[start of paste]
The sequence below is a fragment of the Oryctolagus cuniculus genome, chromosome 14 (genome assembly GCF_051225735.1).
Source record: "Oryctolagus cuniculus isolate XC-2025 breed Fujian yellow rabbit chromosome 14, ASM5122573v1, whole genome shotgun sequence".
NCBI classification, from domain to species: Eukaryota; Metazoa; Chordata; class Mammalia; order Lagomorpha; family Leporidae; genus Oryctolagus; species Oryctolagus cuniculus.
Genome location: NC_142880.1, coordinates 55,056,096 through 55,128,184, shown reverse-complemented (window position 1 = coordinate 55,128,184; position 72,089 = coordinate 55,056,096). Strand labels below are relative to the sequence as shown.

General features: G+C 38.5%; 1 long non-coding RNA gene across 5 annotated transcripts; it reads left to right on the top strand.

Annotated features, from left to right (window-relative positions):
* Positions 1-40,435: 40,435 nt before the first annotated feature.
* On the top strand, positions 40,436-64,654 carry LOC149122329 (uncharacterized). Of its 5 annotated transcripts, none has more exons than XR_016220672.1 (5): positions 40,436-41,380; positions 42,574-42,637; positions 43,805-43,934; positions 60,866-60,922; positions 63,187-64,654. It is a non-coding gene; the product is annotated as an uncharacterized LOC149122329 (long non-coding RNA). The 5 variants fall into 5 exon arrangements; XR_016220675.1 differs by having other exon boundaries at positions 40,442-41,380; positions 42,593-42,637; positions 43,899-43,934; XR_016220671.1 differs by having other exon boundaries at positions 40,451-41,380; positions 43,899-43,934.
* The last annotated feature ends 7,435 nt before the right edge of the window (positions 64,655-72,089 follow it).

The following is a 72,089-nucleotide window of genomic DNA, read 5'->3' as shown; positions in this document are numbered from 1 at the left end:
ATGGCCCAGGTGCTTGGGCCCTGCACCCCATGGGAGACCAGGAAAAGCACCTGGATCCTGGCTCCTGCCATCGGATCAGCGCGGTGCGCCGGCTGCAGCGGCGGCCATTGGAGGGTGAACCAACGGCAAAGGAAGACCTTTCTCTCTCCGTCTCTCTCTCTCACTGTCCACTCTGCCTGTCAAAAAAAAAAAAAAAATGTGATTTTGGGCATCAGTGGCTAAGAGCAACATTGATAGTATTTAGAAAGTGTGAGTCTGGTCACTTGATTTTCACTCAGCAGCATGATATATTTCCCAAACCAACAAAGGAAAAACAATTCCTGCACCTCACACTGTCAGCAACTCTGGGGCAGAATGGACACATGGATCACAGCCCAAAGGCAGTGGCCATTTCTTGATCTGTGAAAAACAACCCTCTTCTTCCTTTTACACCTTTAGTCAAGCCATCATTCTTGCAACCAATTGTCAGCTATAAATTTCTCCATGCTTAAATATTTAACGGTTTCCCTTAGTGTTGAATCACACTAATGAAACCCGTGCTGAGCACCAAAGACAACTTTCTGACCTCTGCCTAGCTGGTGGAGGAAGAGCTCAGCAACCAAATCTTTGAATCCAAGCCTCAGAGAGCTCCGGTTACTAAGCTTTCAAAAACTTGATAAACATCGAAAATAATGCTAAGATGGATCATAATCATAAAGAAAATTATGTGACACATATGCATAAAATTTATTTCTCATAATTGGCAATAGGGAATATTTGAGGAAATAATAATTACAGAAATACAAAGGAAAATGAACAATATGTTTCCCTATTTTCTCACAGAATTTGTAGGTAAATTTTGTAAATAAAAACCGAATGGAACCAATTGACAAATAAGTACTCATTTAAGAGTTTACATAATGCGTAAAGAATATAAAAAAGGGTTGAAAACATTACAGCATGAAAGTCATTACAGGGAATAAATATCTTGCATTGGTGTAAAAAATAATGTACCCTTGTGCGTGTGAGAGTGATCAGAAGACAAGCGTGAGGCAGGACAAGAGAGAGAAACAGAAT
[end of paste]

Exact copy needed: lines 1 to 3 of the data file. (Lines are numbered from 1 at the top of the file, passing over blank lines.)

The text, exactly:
The sequence below is a fragment of the Oryctolagus cuniculus genome, chromosome 14 (genome assembly GCF_051225735.1).
Source record: "Oryctolagus cuniculus isolate XC-2025 breed Fujian yellow rabbit chromosome 14, ASM5122573v1, whole genome shotgun sequence".
NCBI classification, from domain to species: Eukaryota; Metazoa; Chordata; class Mammalia; order Lagomorpha; family Leporidae; genus Oryctolagus; species Oryctolagus cuniculus.